H1: Economic responsibility has a significant effect on environmental performance.

Social responsibility and quality performance

Tatiana (2013) evaluated the relationship between social responsibility and quality performance. Social responsibility was mandated by labor practices and human rights, employees while quality performance was measured by percentage of export to sales and export growth. Data were collected from questionnaires survey and analyzed using average percentage. The findings revealed that social responsibility significantly affect quality performance but when the proxies vary, opposite results are achieved.

Visser (2010) posited that often times it is not about being socially responsible that matters but the quality performance derived from being socially responsible. New technology emerges rapidly as the result of the dynamics of the business environment. Laws, therefore, are implemented by government agencies to checkmate specifically the developed technology confirming that social responsibility impacts quality performance (Nicolăescu et al., 2015). These laws help organization to develop technologies that will not cause harm to the society at large with a view to ensure a level of quality performance. Thus, the second hypothesis was developed:

H2: Social responsibility has a significant effect on quality performance.

Legal responsibility and technical performance

Ngwakwe (2009) attempted to determine a feasible relationship between sustainable business practice and technical performance. A field survey methodology was employed with a sample size of sixty (60) manufacturing firms in Nigeria was studied. Categorizing the firms into two groups, as environmentally responsible and irresponsible firms, he investigated upon the possible relationship amidst technical performance and three selected measure of sustainable business activities: employee health and safety (EHS), waste management (WM), and legal responsibility (LR), common within the thirty (30) responsible firms. Findings from the empirical results disclosed that the sustainable activities of the reliable firms are considerably associated to technical performance.

Uadiale & Fagbemi (2012) focused their study on Nigeria. Their study considered the effectiveness of CSR activities on technical performance. The outcome was that CSR has a positive and significant relationship with the technical performance measures. These results enhance the increasing body of empirical support for the positive impact of CSR on technical performance. This study was well sampled and as such the conclusions were reasonable. Thus, the third hypothesis was developed:

H3: Legal responsibility has a significant effect on technical performance.

Methodology

This research used the quantitative method by questionnaire to the study participants. The study also adopted the descriptive survey design. This design was chosen since it intensely defines and evaluates the effect of corporate social responsibility on sustainable performance among oil downstream firms. This constituted the primary data for this study.

The population of this study comprised of the listed downstream oil firms in Nigeria. Based on Nigerian Stock Exchange Fact Book as at December 2019, there are (8) quoted companies: Mobil, Oando, Forte, MRS, Total, Etema, Conoil and Beco Oil. Two criteria were adopted in order to arrive at an adjusted population. The first criterion was availability of annual reports within the period of study. This was to ensure consistency of data and completeness of observations. The second criterion was disclosure of CSR cost. For a company to be included, the amount spent on CSR in lump sum or additional of the aggregate values disclosed for the period of study was required. For example, CSR figures can be in terms of donations, charitable concerns to the less privileged, sponsorships, etc. Therefore, once company practice any of these CSR activities and disclose such in their financial report, it was considered socially responsible and thus eligible to be included in the study. Based on the two criteria some selected downstream oil firms were considered for inclusion in the study.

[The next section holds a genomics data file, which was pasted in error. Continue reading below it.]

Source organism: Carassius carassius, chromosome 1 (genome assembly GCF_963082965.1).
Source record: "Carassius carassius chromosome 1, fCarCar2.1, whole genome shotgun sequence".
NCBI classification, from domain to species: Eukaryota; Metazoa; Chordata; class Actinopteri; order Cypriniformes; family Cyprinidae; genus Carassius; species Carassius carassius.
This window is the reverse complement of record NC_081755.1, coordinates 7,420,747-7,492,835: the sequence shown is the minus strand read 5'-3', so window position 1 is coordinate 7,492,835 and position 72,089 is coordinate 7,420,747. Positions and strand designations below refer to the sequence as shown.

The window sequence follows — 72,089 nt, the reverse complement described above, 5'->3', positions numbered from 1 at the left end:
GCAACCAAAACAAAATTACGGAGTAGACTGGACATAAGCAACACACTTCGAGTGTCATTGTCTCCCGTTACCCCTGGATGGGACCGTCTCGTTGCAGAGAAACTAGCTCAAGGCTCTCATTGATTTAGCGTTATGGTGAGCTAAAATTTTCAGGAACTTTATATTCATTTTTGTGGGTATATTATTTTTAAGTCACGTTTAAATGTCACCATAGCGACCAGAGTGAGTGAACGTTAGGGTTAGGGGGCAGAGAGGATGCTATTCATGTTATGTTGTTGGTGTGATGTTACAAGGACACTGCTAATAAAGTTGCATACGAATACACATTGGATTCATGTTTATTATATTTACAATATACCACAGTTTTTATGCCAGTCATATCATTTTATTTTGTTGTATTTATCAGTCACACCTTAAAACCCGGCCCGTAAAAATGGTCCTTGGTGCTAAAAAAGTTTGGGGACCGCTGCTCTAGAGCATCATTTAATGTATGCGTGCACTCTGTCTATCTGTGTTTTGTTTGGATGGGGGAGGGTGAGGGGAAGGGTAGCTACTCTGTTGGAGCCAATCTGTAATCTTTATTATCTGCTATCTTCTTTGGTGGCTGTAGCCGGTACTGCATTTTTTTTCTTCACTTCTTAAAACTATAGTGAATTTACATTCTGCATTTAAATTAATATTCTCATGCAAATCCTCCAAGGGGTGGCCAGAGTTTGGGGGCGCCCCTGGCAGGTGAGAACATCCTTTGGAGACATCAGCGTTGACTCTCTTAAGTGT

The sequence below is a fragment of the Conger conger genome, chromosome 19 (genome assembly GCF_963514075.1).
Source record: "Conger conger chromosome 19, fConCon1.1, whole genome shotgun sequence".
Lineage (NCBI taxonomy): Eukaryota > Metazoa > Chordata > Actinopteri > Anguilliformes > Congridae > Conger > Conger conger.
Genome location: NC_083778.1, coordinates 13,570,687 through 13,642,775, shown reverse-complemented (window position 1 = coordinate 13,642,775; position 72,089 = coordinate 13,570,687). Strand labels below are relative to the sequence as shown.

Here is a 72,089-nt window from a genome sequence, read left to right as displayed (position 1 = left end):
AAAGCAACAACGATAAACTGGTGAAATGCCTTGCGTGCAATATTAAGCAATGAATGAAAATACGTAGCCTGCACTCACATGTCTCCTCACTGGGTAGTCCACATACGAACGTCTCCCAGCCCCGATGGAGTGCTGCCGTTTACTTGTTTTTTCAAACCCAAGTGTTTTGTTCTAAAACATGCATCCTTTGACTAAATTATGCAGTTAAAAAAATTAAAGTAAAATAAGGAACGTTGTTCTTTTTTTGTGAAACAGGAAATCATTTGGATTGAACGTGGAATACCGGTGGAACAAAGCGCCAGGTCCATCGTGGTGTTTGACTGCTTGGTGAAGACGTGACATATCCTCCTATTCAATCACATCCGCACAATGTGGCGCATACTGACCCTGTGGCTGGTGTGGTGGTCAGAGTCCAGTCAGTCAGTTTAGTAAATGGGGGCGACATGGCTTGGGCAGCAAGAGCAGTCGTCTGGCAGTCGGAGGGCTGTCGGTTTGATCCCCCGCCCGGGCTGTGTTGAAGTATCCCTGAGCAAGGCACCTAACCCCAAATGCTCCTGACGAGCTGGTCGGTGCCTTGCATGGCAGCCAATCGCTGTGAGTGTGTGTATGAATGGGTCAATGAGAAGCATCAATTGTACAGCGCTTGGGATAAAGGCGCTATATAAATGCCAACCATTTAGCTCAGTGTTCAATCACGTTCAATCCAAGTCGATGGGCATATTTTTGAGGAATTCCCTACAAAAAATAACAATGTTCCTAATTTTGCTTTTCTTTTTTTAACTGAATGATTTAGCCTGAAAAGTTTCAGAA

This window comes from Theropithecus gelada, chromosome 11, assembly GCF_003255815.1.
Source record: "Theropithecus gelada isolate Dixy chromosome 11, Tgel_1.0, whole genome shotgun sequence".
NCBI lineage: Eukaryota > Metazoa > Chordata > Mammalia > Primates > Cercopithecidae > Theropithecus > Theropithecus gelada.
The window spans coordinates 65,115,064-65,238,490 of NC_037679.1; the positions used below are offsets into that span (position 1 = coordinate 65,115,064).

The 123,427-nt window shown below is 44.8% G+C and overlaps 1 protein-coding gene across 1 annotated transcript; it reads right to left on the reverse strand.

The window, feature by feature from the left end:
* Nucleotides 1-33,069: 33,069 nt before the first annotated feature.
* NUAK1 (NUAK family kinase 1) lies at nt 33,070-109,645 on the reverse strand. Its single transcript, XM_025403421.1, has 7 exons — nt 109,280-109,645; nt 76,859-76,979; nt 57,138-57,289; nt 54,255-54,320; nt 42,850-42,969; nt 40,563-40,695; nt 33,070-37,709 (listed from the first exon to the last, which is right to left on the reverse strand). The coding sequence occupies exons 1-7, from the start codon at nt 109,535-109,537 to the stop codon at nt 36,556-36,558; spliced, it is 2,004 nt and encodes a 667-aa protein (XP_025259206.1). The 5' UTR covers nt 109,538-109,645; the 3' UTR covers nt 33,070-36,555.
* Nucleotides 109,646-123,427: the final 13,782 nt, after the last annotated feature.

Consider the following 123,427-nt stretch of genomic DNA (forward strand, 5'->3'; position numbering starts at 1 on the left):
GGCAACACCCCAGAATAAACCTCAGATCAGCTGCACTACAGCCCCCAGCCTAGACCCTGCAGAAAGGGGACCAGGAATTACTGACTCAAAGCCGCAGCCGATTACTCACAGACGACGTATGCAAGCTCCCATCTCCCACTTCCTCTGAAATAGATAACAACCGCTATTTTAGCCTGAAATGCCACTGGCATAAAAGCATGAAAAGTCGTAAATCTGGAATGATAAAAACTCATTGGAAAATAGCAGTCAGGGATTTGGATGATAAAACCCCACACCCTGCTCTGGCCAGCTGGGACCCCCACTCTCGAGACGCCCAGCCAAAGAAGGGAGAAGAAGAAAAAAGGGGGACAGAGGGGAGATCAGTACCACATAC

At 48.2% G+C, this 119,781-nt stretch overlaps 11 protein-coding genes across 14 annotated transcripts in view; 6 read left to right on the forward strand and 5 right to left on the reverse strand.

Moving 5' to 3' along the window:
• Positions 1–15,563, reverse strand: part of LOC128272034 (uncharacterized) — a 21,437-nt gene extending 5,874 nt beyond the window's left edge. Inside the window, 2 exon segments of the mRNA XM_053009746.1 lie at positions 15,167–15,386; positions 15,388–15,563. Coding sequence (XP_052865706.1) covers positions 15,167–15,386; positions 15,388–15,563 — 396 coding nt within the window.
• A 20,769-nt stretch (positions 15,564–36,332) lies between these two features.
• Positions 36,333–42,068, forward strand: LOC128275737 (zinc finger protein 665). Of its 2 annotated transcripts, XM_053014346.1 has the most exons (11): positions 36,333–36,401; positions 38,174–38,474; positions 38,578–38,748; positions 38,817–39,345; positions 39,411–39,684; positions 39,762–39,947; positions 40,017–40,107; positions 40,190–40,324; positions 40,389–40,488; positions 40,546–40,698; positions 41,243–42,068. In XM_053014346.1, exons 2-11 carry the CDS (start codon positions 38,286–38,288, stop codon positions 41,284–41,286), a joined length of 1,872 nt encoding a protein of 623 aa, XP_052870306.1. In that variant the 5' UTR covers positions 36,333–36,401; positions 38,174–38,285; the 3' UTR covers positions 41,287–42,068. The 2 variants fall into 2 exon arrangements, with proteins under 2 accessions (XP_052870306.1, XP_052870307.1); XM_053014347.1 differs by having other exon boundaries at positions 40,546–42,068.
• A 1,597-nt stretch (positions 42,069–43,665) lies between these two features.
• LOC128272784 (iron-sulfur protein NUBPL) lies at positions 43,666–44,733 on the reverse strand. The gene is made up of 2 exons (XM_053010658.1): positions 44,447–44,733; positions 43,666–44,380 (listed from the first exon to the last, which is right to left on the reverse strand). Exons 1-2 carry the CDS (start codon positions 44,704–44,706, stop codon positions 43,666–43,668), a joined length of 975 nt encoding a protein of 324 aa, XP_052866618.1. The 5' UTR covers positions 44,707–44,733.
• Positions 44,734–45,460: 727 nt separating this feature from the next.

The sampling technique adopted was the stratified sampling method. Sampling techniques can be defined as the process that involves choosing components (samples) from a specified population. There are 2 main classes of sampling which are probability and non-probability sampling. The probability sampling gives specific component of a population equal chance to be chosen, while non-probability sampling are those schemes that do not involve components of randomization (Ojo, 2005). For the purpose of this study, the probability sampling technique was embraced using the stratified sampling method to draw the required sample size for the research. This process yielded one hundred respondents from the selected firms. The analysis of the data was done using statistical package for social sciences (SPSS). Descriptive analysis was carried out which included frequencies and percentages. Simple regression analysis in line with the research hypotheses was used to determine the extent of the impact of the independent variables on the dependent variables.

Content validity of the study instrument was carried out by giving the instrument to academic and research experts to proof read and remark on. This was to make sure that all questions in the questionnaire were fully in agreement with the research questions and hypotheses. The general reliability that showed internal consistency (Cronbach Alpha Coefficient) was 0.927 on 26 items in the questionnaire which implied that the reliability was good (Table 1).

Table 1 Reliability
  Construct No. of Items Reliability Coefficient
CSR Economic responsibility 4 0.688
Social responsibility 5 0.759